Wars are no longer just fought on battlefields or streets, but in cyberspace, too. The Ukrainian government has actively sought the help of volunteer hackers — and hundreds of thousands have answered the call. The global hacktivist collective Anonymous has meanwhile gone after Russian state media posting anti-war messages on the websites of state media channels. Another group recently disabled EV charging stations in Russia, reprogramming them to display messages like: “Glory to Ukraine.” But what are the risks of retaliation from Russian state-backed hackers, and could this turn into a full-on cyberwar?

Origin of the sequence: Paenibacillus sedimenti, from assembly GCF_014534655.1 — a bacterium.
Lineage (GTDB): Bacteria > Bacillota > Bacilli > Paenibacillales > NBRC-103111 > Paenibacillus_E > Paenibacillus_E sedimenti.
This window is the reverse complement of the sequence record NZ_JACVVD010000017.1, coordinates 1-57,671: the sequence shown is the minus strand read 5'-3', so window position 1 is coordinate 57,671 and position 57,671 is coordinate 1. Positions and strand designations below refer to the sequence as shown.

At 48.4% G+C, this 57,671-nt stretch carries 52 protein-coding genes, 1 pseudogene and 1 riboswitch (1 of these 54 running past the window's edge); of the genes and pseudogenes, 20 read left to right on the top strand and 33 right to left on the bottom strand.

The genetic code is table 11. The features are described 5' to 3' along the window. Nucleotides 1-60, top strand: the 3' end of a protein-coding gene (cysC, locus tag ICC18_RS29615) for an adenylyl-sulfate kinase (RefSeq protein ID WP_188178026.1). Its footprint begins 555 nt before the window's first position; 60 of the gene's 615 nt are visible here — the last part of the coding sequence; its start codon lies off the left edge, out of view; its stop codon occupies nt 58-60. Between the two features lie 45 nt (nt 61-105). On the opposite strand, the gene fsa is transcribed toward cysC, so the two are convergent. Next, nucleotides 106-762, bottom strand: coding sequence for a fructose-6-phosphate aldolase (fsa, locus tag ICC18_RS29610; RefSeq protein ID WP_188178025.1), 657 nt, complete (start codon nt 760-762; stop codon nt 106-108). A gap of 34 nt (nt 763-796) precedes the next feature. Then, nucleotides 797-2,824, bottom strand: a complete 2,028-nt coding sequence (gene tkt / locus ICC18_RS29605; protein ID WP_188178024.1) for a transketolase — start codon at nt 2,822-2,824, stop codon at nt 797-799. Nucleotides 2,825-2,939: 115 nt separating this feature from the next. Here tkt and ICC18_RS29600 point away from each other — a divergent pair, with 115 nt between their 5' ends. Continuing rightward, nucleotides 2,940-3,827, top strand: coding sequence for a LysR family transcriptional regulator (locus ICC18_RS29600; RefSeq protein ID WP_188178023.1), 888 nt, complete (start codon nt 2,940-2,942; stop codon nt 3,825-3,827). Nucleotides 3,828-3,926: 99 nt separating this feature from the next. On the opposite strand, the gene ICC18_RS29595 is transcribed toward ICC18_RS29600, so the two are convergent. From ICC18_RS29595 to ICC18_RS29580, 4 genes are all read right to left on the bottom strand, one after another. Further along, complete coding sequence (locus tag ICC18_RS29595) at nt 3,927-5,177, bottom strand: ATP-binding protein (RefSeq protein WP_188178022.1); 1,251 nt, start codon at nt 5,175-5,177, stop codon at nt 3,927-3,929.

Parmy Olson hosted a Twitter Spaces with Bloomberg reporter Ryan Gallagher and Yuliana Shemetovets, a spokesperson for Belarusian Cyber-Partisans — a group of “hacktivists” who appear to have disrupted trains transporting Russian soldiers through Belarus. Here is a lightly edited transcription of their conversation.